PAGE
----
The global evidence of Gandhi’s legacy has, unfortunately, fizzled out.
People are more than ever using violence to achieve their ends. Modern politics has embraced ‘Machiavellian’, rather than ‘Gandhian’.
Is this fact telling us something about our ‘decadent’ and ‘malevolent’ society? Is it telling us that being ‘bad’ is better than being ‘good’? Could it be echoing what Machiavelli wrote in ‘The Prince’: that a leader must be compationate, but also be prepared to use violence when necessary? If the answer to this is “yes”, then we have failed miserably – as a society. And looking at the world with a ‘bird’s eye view’- with wars errupting in all the time – it’s blatantly obvious that humanity is just not ready to embrace Gandhi’s philosophy: we haven’t evolved enough yet.
And with the development of ‘weapons of mass destruction’, and the ‘nuclear arms race’, there are some very dangerous individuals in power, quite paranoid, and with their fingers on the button, ready to release those nukes and send everyone to oblivion; these dangerous leaders are corrupt and power hungry. They have no interest in peace: their business is ‘war’ – and all the profits that flow from it.
Living in Britian, I can personally testify to this Machiavellian politics being played out in every fabric of society: government, civil life, corporate life…the list just goes on.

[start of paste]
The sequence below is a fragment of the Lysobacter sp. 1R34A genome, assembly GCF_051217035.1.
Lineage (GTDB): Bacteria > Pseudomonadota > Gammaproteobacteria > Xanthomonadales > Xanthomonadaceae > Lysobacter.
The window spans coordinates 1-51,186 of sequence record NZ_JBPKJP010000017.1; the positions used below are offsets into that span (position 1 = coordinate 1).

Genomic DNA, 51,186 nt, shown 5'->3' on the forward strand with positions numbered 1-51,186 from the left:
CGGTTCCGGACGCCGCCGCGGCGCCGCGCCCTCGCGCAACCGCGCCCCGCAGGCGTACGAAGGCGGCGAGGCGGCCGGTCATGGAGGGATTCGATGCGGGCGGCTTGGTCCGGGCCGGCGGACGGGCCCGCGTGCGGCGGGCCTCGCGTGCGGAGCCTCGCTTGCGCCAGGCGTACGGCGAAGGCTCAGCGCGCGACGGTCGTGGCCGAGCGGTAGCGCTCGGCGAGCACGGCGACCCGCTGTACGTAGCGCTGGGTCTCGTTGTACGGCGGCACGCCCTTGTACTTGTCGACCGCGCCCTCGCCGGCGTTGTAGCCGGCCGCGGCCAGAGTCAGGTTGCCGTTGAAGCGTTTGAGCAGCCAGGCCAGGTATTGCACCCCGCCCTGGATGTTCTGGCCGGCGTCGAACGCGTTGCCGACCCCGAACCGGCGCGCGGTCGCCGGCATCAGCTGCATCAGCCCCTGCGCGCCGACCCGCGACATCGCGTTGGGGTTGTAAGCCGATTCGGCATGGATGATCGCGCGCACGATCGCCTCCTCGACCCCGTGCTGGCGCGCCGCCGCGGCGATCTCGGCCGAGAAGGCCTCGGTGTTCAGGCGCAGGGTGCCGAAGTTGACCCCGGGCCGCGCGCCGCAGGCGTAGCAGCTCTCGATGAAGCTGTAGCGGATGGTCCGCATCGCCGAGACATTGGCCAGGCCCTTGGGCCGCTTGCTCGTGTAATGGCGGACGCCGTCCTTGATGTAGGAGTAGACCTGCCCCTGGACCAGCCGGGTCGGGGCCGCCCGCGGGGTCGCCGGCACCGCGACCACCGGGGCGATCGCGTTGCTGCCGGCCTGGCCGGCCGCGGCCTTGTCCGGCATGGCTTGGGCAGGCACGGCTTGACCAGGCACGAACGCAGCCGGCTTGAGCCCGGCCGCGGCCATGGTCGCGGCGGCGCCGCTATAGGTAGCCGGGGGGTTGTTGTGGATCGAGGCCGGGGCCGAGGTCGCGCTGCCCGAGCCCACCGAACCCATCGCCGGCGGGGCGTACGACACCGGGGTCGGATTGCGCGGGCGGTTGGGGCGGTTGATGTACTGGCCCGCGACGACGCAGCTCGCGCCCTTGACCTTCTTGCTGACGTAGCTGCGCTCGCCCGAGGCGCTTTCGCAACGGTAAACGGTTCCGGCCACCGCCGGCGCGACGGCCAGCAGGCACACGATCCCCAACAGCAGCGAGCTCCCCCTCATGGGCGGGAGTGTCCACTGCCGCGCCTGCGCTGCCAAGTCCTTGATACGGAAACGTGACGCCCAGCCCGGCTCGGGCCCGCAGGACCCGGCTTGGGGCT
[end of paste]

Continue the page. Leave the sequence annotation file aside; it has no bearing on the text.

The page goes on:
America – and Europe – are no different: they are all adherents of Machiavellian politics.
I believe, in my heart of hearts, that Western societies can never embrace Gandhism. Why? Because they gain through ‘treachery’, ‘deceit’, and ‘bully boy tactics’ – all Machiavellian traits.
Peace does not bring ‘profits’ for them in any way, shape or form. They fight for ‘gain’.
Gandhi could clearly see the dangers different religions posed to each other. He wanted a ‘unified India’ of all different religions, living together in harmony. But the British had other ideas; losing their empire – their ‘Jewel in the British Crown’ – they laid the groundwork for the partitioning of India into two states, and subsequently displaced millions of Indian Muslims and the mass slaughter of Hindus and Muslims.
This is the Western way; this is the British way, and for this reason I make the argument that Gandhi’s legacy was very short lived. I believe the key lies in the ‘East’. India is becoming more and more powerful by each passing day. Eventually, Western countries will have to ‘yield’, and once countries like India and China’s economy matures enough, and the West can see that there is now a balance of power between East and West, maybe then Gandhism will prove valid.
Gandhi was a visionary who was way ahead of his time. He showed us what can be achieved through ‘non-violence’. Perhaps one day his Gandhism will become just as fashionable as Machiavellianism.
Shahrokh Sharifrazy is A trained mathematician from the University of London..Shahrokh has been an accomplished teacher of Mathematics for a long time and is now full time journalist. He originally hails from Iran.
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